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03.05.16

Universal Credit has ‘veered off-track’ and risks delivering unsustainable benefit cuts

The Universal Credit benefits reform programme has “veered” away from its original purpose and risks delivering unsustainable benefits cuts for the most vulnerable, the Resolution Foundation has warned in a new report.

The Foundation added that Stephen Crabb, the new work and pensions secretary, should “reclaim” control over the project from the Treasury.

Universal Credit is due to be rolled out across the country this month, with almost half of all households with children entitled to it by 2021. However, the Resolution Foundation warned that although they support the project’s original aim of making it easier and more profitable for the unemployed to get into work, this now looks unlikely to be achieved because of cuts in social welfare spending.

David Finch, senior economic analyst at the Resolution Foundation, said: “As Universal Credit begins the roll-out of its full service this month, now is the right time for the new work and pensions secretary to take stock of progress to date. It is a reform with lots of potential, but it has veered off-track over recent years, particularly following a series of sharp cuts in support to working families.”

The think tank warns that the latest changes to Universal Credit now mean that 1.3 million families will lose all in-work support, leading to an average loss of £42 a week.

In addition, 1.2 million will suffer reductions in benefits of an average of £41, although 1.7 million will receive a £38 increase in income.

When other benefits cuts are included, some families could lose £3,400 a year by 2020.

The Resolution Foundation has recommended that Crabb “should restate and reclaim the role of Universal Credit in supporting more people into work and then boosting earnings, rather than being a source of savings for the Treasury to meet fiscal targets”, by ensuring that the incentives Universal Credit creates are focused on those most likely to respond and most in need of support.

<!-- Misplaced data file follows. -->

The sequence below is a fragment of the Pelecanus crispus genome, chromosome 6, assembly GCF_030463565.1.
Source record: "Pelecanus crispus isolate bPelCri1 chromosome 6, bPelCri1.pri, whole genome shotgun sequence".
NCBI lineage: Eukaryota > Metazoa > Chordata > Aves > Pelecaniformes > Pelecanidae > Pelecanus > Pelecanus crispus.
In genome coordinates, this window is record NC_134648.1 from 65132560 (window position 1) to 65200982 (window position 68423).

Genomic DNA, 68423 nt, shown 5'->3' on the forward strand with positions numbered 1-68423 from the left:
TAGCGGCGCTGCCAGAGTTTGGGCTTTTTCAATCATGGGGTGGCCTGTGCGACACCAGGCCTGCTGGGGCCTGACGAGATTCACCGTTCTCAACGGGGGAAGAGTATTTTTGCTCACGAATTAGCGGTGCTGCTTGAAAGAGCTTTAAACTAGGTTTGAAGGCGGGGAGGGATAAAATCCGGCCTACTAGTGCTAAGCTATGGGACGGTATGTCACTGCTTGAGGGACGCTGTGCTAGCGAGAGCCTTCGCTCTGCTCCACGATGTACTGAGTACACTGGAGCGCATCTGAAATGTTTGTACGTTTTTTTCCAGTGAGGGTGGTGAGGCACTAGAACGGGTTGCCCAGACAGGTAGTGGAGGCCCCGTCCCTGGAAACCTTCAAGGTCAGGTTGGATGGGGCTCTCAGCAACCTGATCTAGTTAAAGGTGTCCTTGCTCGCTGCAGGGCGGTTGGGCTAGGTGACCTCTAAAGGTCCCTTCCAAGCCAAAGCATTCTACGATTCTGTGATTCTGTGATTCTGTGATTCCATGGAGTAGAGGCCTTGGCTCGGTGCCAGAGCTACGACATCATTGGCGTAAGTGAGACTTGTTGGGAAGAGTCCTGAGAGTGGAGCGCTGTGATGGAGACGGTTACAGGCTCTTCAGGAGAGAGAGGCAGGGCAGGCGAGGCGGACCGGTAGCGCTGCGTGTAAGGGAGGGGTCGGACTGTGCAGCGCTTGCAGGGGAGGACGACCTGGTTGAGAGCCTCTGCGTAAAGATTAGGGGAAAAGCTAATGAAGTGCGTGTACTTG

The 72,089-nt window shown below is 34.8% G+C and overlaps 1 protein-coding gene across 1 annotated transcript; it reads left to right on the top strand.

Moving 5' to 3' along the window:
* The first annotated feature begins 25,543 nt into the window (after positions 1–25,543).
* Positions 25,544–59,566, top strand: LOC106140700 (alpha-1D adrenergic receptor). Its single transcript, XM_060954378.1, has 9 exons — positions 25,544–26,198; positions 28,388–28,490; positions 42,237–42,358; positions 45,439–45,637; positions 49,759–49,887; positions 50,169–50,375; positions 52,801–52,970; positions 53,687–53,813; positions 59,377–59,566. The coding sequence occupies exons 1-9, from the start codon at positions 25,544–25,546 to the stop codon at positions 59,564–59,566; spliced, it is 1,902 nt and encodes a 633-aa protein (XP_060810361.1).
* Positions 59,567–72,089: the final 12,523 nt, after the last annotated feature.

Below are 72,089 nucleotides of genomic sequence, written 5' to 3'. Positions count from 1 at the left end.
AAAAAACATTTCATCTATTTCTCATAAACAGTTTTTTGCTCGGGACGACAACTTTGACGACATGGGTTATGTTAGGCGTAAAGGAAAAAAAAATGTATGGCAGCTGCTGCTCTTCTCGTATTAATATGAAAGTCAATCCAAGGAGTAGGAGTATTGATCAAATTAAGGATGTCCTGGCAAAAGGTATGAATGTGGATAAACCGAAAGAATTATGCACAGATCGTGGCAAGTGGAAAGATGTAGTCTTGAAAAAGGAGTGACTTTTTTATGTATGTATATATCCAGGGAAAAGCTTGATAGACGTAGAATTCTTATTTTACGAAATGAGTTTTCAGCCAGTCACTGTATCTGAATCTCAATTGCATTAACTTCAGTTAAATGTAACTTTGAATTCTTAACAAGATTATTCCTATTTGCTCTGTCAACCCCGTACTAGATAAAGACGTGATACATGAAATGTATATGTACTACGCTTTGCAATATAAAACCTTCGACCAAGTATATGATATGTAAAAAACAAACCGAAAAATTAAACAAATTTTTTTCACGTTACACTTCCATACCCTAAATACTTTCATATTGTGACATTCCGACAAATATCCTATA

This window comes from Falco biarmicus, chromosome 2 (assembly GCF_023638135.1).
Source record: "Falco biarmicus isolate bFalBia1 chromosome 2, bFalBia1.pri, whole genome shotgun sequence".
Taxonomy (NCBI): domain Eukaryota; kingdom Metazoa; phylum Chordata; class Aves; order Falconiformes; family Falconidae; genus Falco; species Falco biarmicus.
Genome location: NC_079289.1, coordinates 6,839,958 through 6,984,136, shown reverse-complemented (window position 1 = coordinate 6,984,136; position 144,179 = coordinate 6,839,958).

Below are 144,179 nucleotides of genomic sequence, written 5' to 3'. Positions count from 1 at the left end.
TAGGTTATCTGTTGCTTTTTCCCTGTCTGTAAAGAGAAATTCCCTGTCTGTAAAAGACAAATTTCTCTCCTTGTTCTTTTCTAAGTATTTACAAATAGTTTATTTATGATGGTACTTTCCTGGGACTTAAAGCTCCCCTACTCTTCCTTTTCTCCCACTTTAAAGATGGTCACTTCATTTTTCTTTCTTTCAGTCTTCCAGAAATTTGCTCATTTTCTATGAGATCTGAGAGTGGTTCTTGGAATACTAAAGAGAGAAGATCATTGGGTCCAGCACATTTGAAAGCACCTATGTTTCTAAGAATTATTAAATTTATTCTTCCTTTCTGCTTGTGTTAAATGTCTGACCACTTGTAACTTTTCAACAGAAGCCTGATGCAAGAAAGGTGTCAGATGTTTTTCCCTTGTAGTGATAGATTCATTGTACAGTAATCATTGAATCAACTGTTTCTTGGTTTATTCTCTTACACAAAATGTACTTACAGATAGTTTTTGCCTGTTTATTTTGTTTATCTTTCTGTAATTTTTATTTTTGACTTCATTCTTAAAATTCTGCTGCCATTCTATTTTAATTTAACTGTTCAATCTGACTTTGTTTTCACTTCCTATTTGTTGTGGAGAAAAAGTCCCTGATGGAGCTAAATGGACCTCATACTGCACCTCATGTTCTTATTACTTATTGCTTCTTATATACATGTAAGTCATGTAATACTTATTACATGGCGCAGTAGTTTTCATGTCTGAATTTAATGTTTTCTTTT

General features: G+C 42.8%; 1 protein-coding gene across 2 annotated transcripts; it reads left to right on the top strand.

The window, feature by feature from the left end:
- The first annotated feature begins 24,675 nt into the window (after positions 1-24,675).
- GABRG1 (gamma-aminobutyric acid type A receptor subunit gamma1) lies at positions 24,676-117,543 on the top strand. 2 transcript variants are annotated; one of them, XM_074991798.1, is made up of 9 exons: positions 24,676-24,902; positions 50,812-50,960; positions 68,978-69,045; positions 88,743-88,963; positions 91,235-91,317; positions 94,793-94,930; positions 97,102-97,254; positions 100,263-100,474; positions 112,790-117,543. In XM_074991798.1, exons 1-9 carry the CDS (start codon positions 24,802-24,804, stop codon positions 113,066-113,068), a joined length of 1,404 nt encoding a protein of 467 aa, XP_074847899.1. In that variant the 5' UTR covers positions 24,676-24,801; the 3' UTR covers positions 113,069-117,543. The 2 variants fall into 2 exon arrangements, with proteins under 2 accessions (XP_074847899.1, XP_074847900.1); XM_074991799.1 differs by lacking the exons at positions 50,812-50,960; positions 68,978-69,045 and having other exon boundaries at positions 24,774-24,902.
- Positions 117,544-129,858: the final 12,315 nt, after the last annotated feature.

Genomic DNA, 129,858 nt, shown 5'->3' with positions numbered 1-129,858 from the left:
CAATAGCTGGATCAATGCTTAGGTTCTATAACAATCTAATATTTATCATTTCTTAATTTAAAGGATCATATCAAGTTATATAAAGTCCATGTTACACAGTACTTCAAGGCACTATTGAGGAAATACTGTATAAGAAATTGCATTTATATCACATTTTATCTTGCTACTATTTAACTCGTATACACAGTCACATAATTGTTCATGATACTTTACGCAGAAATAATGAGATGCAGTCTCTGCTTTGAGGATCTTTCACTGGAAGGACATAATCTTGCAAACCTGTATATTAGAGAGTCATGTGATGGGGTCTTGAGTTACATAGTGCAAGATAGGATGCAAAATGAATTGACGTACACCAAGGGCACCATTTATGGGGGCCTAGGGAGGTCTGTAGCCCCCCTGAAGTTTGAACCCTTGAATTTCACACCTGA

It says that although one of the scheme’s initial goals was to make it profitable for claimants to work part-time, this has been watered down due to a reduction in the scale of allowances available, meaning that it is now less likely to be profitable for single parents to work and hard to incentivise claimants whose partners are already in work to work at all.

The Resolution Found said the Universal Credit system should be revised to meet the needs of these groups.

It also said the reforms need to be updated to take into account the fact that, although employment has risen in the past few years, in-work poverty is a growing problem, with almost two-thirds of children in poverty living in households where at least one parents works.

The issue is likely to get worse if the national living wage leads to compression of pay bands for lower-paying sectors.

The Resolution Foundation also said the Department for Work and Pensions need to eliminate needless barriers to claiming Universal Credit.

At present, claimants have to wait a week before making a claim and a month before receiving their first lot of benefits.

The Foundation also said that the system should be adjusted to allow automatic payments to landlords, and to allow the self-employed to report incomes annually instead of monthly.

Both the Public Accounts Committee and the Institute for Fiscal Studies have warned that Universal Credit will lead to financial losses for low-income families.

(Image c. Kirsty Wigglesworth from PA Wire)

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